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Instagram To Ban Graphic Self-Harm Images After Death Of Schoolgirl Molly Russell

Instagram To Ban Graphic Self-Harm Images After Death Of Schoolgirl Molly Russell

Graphic self-harm images are to be banned from Instagram, after the death of Molly Russell, whose father claimed the social media site “helped kill” her. Adam Mosseri, who is head of Instagram, told the Telegraph that “no graphic self-harm image” will be allowed on the platform in future. Mosseri said the search function would also change

Graphic self-harm images are to be banned from Instagram, after the death of Molly Russell, whose father claimed the social media site “helped kill” her.

Adam Mosseri, who is head of Instagram, told the Telegraph that “no graphic self-harm image” will be allowed on the platform in future.

Mosseri said the search function would also change so that non-graphic self-harm images would be harder for users to find. This means self-harm content would be removed from the Explore and Search sections of the site and app.

“If there is self-harm related content that stays on the platform even if it’s admission orientated, maybe someone has a picture of a scar and says I am 30 days clean, it’s going to be much more difficult to find,” Mosseri explained.

[Read More: 1 In 5 Teenage Girls Think Regularly About Self-Harming]

Recently, HuffPost UK searched for self-harm images on Instagram to see just how accessible the content was to young users. It took a matter of seconds to come across a self-harm hashtag with tens of thousands of posts, including some incredibly disturbing images.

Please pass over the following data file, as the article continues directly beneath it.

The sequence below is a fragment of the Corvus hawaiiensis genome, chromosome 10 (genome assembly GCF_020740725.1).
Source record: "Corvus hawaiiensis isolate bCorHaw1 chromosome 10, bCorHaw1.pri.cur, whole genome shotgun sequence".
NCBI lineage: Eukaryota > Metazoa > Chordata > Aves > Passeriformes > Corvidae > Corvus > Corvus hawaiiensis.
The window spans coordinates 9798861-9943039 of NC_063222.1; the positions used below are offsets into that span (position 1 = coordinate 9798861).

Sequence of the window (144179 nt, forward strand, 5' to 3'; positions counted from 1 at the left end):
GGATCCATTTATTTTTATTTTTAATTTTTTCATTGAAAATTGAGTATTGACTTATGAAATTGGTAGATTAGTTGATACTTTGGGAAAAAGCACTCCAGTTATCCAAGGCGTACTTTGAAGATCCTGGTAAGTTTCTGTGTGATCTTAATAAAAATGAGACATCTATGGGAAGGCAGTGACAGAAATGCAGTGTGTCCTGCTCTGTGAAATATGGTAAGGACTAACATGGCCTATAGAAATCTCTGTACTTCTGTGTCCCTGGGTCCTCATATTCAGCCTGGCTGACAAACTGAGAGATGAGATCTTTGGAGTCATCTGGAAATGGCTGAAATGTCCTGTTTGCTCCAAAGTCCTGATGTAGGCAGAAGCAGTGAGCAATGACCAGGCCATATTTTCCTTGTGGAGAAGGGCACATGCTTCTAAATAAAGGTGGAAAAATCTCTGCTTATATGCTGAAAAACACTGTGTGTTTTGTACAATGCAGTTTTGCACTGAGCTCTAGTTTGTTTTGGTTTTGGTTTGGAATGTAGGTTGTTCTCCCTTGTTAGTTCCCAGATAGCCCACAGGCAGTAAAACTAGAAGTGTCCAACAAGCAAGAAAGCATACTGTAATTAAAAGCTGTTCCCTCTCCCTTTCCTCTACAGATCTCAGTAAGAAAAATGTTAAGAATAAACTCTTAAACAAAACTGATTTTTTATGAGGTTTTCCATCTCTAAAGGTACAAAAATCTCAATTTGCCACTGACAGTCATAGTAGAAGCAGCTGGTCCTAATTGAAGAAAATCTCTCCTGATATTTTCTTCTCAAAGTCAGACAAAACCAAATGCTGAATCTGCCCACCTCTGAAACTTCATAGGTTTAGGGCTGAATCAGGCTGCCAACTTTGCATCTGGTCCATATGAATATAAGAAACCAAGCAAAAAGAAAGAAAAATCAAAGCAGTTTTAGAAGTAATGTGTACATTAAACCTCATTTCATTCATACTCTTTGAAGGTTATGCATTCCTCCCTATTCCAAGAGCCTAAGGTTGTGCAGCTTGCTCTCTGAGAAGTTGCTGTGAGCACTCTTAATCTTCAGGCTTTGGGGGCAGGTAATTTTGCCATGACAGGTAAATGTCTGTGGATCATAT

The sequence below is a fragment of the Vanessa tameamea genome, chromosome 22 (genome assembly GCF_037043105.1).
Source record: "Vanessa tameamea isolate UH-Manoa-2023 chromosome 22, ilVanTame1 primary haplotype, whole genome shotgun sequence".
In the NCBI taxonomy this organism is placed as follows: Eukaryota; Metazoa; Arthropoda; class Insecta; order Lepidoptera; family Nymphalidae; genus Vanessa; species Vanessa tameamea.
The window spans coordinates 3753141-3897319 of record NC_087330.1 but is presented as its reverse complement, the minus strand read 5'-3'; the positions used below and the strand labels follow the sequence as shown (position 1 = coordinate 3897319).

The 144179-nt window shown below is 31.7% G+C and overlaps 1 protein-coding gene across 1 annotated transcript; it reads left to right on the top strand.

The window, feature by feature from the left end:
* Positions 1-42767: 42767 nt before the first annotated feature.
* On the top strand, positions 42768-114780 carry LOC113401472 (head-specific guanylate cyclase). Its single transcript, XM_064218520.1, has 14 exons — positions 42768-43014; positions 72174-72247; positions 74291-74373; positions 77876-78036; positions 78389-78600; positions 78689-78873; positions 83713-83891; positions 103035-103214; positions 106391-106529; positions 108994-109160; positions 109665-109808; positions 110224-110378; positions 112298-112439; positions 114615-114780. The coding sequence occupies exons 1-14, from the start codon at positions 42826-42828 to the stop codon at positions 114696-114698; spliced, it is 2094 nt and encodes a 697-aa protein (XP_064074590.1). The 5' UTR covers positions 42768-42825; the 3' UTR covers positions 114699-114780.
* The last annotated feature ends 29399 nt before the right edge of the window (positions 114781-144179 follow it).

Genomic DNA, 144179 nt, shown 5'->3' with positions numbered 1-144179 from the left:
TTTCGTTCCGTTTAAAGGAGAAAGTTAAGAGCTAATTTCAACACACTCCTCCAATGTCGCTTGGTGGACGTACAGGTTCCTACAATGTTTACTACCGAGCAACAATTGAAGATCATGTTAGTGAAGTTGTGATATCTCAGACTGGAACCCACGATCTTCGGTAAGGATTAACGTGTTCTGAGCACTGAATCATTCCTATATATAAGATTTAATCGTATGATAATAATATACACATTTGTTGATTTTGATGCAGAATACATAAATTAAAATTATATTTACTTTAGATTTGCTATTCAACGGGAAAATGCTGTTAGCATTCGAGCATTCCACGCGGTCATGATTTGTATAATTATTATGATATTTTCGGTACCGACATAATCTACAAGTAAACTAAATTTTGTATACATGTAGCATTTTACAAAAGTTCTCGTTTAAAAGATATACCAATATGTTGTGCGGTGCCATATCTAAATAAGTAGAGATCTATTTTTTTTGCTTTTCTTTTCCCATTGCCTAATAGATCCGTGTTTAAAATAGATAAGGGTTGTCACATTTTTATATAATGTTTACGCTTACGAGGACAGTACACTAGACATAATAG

Increasing amounts of pressure have been put on social media firms to clamp down on this type of content since the death of 14-year-old Molly Russell.

She was found dead in her bedroom in November 2017 after showing “no obvious signs” of severe mental health issues. Her family later discovered she had been viewing material on social media linked to anxiety, depression, self-harm and suicide.

Molly’s father, Ian Russell, claimed the algorithms used by Instagram enabled Molly to view more harmful content, possibly contributing to her death.

“Social media companies, through their algorithms, expose young people to more and more harmful content, just from one click on one post,” he said.

“In the same way that someone who has shown an interest in a particular sport may be shown more and more posts about that sport, the same can be true of topics such as self-harm or suicide.”

Mosseri met with Matt Hancock today, after the Health Secretary last week warned that social media sites could be banned if they failed to remove harmful content.

Jackie Doyle-Price, the minister for suicide prevention, also said sites should be held to account and legally treated as publishers so they could be punished for allowing graphic self-harm images and abusive images to be shared.

Useful websites and helplines:

  • Mind, open Monday to Friday, 9am-6pm on 0300 123 3393
  • Samaritans offers a listening service which is open 24 hours a day, on 116 123 (UK and ROI – this number is FREE to call and will not appear on your phone bill.)
  • The Mix is a free support service for people under 25. Call 0808 808 4994 or email: help@themix.org.uk
  • Rethink Mental Illness offers practical help through its advice line which can be reached on 0300 5000 927 (open Monday to Friday 10am-4pm). More info can be found on www.rethink.org.

 



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